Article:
Pennsylvania sports betting may be starting out slow, but that is likely to change soon.
When Churchill Downs bought Presque Isle Downs & Casino, there was no doubt in anyone’s mind that sports betting would be in the mix. The speculation is now closer to becoming a reality.
Presque Isle Downs recently became the seventh casino to petition for a sports betting license. The Pennsylvania Gaming Control Board (PGCB) received the application Dec. 7.
The next meeting of the PGCB is Dec. 19. It is unlikely Presque Isle Downs will be on the board’s agenda this month and more likely it will appear at the January 2019 meeting. We will get the first look at its sports betting plans then.
Pennsylvania sports betting
Hollywood Casino at Penn National Race Course became the Keystone State‘s first retail sportsbook Nov. 17. It has had the market all to itself since then, but that is about to change.
It’s no surprise that SugarHouse is one of the first casinos to the market in Pennsylvania. It was also the first to market in neighboring New Jersey with its mobile sports betting app.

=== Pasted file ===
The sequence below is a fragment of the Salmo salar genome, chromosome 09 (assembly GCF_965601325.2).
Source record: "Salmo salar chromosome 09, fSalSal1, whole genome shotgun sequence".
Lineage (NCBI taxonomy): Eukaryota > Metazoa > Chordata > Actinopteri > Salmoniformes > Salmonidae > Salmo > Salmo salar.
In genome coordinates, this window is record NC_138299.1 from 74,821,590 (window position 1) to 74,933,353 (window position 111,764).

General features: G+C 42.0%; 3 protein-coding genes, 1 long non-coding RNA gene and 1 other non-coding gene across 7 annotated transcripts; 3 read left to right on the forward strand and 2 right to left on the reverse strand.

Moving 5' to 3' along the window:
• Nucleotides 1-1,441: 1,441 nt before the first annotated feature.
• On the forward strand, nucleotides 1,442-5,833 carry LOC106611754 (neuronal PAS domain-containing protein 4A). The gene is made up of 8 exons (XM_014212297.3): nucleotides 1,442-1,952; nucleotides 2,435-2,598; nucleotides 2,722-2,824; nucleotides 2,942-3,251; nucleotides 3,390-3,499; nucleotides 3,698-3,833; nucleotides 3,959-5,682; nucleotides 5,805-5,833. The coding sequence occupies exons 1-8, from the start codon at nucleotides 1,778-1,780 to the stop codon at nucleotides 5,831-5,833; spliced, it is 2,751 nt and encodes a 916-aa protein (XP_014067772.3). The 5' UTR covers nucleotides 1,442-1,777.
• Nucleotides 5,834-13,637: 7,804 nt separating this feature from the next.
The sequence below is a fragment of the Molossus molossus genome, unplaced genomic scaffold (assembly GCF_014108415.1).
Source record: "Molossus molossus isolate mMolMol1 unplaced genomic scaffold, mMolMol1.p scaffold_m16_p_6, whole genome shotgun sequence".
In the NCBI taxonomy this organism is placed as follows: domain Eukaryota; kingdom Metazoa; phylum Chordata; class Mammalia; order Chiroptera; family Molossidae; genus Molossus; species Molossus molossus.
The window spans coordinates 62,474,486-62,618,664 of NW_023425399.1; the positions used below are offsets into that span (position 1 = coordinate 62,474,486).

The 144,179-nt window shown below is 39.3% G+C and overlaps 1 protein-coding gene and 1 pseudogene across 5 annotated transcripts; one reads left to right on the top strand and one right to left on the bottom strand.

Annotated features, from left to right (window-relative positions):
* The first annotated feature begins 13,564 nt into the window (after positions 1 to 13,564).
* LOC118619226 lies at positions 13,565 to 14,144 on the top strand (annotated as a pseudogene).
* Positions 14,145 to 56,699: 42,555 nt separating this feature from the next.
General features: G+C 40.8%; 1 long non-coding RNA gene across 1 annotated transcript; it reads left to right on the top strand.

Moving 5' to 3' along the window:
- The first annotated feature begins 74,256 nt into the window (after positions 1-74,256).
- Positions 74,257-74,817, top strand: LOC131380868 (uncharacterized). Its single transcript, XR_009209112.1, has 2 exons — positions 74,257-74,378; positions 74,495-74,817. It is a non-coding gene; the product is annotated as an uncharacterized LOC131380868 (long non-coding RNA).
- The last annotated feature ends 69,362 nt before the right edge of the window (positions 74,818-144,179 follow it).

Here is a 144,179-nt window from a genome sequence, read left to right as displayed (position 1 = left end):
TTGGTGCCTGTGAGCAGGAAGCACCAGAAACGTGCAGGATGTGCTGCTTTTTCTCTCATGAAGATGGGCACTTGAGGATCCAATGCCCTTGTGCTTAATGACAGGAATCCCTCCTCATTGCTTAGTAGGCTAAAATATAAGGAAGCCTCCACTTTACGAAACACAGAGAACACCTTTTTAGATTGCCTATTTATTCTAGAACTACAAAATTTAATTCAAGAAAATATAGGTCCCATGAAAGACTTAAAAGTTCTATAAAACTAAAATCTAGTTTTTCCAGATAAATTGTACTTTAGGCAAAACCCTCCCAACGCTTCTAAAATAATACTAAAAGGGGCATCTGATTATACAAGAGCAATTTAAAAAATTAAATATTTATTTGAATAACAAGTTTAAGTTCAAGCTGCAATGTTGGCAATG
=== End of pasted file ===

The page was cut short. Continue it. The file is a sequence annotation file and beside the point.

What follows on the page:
Additionally, there are four more casinos in line to offer sports betting:
Both Harrah’s and Parx received approval from PGCB, but have yet to release official launch dates. There is reporting that indicates Parx will launch by the end of the year.
Valley Forge, along with Presque Isle Downs, must still present to PGCB. PGCB Communication Director Doug Harbach told GoErie that he expects Valley Forge to appear in front of the board this month or next. Harbach also indicated that there would be retail sportsbooks entering the testing phase soon.
What does Pennsylvania sports betting mean for New Jersey?
New Jersey sports betting revenue numbers were recently released setting new records. With Philadelphia-area sportsbooks set to launch, New Jersey might feel the pinch.
It will be interesting to see how that number changes now that there are sports betting options closer to home. In the end, it might all come down to competitive lines.
Pennsylvania’s sports betting tax rate is 36 percent of revenue. It is substantially higher than New Jersey’s, which is 17.5 percent. The significant difference in tax rates can affect the margins for sportsbooks which may be reflected in the odds.
On the surface, it seems as if New Jersey has the advantage over Pennsylvania. Of course, there are plenty of things working in Pennsylvania’s favor like convenience and casino loyalty.
Right now, however, the focus is on the growth of the Pennsylvania market. The excitement is palpable as Pennsylvania’s sports betting market scene prepares to heat up.